Temperatures in the Coachella and Yuma areas peaked in the upper 90s early this week, serving as a reminder that summer is around the corner. High winds also accompanied the higher temperatures and were felt throughout California. No damage was reported from the windy conditions, but the high temperatures certainly had an effect on produce.
For grape growers in the Coachella district, the heat was very much welcomed, given the overall cool winter which resulted in minimal warmth in the area up until now. Growers were looking at a delayed start but the hot weather has come just in time.
"The hot weather at the start of this week has helped the plants to grow faster," noted Franz DeKlotz of Richard Bagdasarian Inc, synonymous with the Mr. Grape label. "It provided a lot of heat summation units, which build when the average temperature is above 50 degrees. Recently, we have experienced cooler than average temperatures which has pushed the start of the grape season back a little. The higher temperatures will hopefully bring the start date closer to what we are used to. So overall, we are quite happy."
DeKlotz said the company also grows peppers and eggplants and with the season just about to start, the heat provided an impetus for these commodities as well. "Our season for peppers and eggplants is due to start on April 22 and it typically goes through June," he shared. "More heat extends the growing period. When we have temperatures averaging above 65 degrees at night, the plants essentially grow 24/7."
Leafy greens in midst of transition to Salinas
If the lettuce and leafy green season wasn't already finishing up in the desert districts, it certainly would be now. Growers of lettuces and other leafy greens are currently in the process of transitioning to Salinas this week. Therefore, the heat this week will only serve to speed this up. "Anytime you get a spike in temperatures like we just had, it accelerates the growth of plants," noted Mark McBride of Coastline Family Farms. "The volume switch between Salinas and the desert has already been flipped and we expect there to be very little remaining down there in the front part of next week."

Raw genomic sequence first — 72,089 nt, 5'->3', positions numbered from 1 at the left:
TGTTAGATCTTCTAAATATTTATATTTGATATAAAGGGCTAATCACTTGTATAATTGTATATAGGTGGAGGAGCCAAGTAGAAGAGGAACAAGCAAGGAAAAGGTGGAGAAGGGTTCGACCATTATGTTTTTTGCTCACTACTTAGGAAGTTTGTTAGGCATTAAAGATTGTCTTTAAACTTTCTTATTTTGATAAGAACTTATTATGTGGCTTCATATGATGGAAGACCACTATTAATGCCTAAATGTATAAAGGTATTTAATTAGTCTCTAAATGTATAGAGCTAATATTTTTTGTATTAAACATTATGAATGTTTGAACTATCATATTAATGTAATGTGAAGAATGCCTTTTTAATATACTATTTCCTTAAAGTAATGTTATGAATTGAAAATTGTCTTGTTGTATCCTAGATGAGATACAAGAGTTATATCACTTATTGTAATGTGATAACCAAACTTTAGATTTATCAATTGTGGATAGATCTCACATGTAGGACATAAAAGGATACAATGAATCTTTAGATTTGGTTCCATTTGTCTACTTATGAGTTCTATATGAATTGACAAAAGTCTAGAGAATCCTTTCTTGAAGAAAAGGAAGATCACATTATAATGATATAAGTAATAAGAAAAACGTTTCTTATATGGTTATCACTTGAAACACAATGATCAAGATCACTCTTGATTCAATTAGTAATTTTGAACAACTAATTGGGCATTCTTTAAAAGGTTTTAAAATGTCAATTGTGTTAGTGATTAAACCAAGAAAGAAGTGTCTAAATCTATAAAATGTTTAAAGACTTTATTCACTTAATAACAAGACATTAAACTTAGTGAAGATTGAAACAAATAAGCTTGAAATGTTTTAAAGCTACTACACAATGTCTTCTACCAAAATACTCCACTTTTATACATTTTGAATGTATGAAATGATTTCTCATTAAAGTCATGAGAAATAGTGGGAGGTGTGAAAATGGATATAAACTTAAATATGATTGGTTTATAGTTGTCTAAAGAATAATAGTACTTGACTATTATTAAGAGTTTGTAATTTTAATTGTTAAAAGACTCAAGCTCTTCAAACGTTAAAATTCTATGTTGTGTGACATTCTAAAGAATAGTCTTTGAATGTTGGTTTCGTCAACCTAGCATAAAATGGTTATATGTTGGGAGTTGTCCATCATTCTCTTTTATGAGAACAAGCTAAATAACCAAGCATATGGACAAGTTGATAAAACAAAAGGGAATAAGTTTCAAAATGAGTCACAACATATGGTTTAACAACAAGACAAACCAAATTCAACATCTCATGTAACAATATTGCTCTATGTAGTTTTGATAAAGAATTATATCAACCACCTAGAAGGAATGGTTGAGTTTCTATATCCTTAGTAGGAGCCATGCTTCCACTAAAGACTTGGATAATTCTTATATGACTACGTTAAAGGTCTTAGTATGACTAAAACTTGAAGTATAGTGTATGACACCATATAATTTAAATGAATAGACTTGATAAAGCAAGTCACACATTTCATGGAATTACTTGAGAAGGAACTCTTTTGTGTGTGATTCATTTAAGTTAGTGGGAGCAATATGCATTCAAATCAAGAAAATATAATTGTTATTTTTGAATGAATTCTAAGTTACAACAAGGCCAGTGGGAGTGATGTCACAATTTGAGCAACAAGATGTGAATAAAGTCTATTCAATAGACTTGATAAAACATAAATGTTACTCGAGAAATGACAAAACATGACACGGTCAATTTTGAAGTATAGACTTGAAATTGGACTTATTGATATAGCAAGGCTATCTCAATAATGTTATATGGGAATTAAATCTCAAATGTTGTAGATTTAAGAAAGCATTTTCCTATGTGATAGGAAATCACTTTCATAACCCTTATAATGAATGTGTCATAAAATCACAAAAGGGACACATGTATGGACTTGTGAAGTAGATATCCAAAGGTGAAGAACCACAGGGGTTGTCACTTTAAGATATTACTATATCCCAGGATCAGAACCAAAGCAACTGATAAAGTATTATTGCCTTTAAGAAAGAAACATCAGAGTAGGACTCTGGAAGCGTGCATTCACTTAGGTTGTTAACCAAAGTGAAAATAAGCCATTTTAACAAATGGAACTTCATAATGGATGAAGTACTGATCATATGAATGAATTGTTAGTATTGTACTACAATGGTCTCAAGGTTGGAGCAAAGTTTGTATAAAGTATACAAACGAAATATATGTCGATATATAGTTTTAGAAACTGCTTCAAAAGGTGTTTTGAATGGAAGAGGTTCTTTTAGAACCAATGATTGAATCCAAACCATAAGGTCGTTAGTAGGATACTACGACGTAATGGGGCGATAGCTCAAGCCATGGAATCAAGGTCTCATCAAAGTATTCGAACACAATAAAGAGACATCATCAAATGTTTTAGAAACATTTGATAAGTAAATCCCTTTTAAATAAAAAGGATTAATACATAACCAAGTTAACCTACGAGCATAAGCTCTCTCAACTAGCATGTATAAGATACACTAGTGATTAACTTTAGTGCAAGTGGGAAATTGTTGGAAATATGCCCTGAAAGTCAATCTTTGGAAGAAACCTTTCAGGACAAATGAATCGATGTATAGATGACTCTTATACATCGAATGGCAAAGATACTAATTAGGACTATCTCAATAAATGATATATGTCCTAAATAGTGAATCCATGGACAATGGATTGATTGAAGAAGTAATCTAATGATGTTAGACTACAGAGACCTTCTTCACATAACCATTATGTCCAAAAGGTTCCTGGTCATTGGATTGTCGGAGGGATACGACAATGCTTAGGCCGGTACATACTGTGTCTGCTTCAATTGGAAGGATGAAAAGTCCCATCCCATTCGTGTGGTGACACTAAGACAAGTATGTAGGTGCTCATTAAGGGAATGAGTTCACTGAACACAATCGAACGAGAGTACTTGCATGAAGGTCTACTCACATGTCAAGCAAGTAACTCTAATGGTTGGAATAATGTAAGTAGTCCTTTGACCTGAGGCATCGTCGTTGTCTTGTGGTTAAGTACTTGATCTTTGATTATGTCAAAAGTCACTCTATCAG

Although temperatures are lower again now, the process is not going to be reversed, as growers note that at this time of year, it's only a matter of time when 100 degrees is on the cards again. The reported windy conditions have not caused any damage even in the new growth up in Salinas. "Tuesday we certainly had gusty winds up and down the entire West Coast, including Salinas," McBride observed. "However, the younger plants are in better shape to handle these conditions and there hasn't been any damage reported. We are looking forward to getting going in Salinas after the difficulties Mother Nature presented to us during the winter."
McBride did however, note that the market can expect some supply disruption in the coming weeks when the effects of the heavy rain earlier this year will make a mark on production. "After a smooth start, we can expect some swings in volume as well as quality a few weeks into the Salinas season," he said. "Everything was planted according to schedule for the early product, but the rains did cause some delays in subsequent planting and this will likely lead to some disruption in supplies in a few weeks' time."
The forecast for the rest of the week in the desert is for milder temperatures to prevail before climbing back into the upper 90s again by next Thursday.